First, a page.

Canton is a short hop off Interstate 20 heading home from Texas to home in Mississippi. I was already dragging and had stopped to take a little stretch and headed toward downtown. The Plaza Theater caught my eye–not particularly because it was so stunning, although I do love a marquee and ticket window of any kind–but because of the building attached to it. Turns out, trying to find out something about the building was far more time consuming than I might have anticipated, and was limited at that.
Joe Hackney, theater operator, has constructed the most attractive amusement building in the county. The architecture, the lighting effect, equipment and building arrangement has complete harmony in every detail. In addition to the theater department the structure includes three private business offices and like the theater is air conditioned and has effective lighting equipment. These offices will be occupied by Addis’ Beauty Shop, Emmett Sneed [sic] Real Estate and the Elliott and Waldron Abstract Co. (New Buildings Near Completion. June 27, 1946. Canton Herald, p. 1) Note: It was actually the Steed Real Estate Company.
Joe Hackney moved to Canton from Henderson in 1939, and purchased the old theater. In 1946, he built the Plaza Theater Building, which consisted of the theater itself, and the Art Moderne offices on the side. I was assuming that the Art Moderne structure was a separate building. Running across a comment about the Plaza Theater Building, I found the above article indicating they were done at the same time. Lo and behold, searching for images of the Plaza Theater Building, I located one that showed just the edge of the attached wing, and that it was originally white with maroon trim and maroon tile, just like the theater. A later photograph showed the Art Moderne corner ell as having damage to some of the maroon tiles, so it appears they were removed entirely from the section by the far left door next to the theater, and replaced in the other areas. The building was painted blue or gray–hard to distinguish as faded as it is, but in “person” it appeared to be a light blue. In fact, that had me searching for Greyhound Bus Stations in Canton, just in case.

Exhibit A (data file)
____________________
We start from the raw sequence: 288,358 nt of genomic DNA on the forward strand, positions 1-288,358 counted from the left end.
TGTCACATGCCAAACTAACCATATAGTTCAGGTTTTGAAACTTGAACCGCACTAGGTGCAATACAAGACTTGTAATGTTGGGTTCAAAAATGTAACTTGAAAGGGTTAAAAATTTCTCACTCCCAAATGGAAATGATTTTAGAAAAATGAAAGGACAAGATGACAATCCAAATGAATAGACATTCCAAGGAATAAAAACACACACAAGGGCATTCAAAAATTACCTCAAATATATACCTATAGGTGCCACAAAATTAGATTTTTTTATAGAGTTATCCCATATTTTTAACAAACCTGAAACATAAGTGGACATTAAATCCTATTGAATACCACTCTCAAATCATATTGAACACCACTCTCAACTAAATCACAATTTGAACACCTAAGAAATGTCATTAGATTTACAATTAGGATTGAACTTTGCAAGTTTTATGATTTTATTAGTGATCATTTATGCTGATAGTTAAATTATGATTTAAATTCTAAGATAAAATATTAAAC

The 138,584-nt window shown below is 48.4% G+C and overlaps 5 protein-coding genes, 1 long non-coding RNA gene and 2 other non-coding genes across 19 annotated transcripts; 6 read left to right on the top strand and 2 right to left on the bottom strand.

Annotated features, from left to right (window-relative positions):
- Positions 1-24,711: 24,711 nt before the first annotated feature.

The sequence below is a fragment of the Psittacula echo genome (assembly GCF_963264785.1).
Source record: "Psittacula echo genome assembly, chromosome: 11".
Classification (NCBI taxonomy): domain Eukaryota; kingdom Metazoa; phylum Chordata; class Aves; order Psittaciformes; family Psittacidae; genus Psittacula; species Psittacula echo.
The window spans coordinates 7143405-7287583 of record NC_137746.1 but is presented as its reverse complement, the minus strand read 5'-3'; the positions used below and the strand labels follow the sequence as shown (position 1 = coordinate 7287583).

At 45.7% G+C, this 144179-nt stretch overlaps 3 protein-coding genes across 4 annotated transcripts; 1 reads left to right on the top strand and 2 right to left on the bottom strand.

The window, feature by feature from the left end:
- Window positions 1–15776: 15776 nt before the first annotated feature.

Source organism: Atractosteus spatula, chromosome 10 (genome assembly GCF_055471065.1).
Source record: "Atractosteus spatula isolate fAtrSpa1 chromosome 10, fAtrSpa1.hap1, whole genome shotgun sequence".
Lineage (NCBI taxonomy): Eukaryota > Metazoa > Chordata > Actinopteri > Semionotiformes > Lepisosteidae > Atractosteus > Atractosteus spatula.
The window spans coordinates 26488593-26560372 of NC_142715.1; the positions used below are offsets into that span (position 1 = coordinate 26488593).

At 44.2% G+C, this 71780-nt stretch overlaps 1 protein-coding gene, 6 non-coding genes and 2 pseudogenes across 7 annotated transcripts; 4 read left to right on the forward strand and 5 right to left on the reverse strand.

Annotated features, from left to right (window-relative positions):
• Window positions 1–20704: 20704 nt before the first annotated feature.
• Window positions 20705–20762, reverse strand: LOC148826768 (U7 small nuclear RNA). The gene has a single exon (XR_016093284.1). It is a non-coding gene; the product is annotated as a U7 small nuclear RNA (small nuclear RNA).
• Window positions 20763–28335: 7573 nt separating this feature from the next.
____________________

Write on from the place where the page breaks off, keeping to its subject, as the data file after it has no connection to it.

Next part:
Maroon tile was a fairly common feature in theaters built around that time. I recall the old Queen Theater in Abilene, Texas, where my mother worked while in college. It had an abundance of maroon tile, although it was considerably more elegant than the Plaza pictured here. It was a sad day for me (and many of us in Abilene) when they tore it down.
If there are additions or corrections to this information, I would be thrilled to hear from anyone in the know about Canton’s Plaza Theater Building, and any renovations or changes that may have been done on either of them.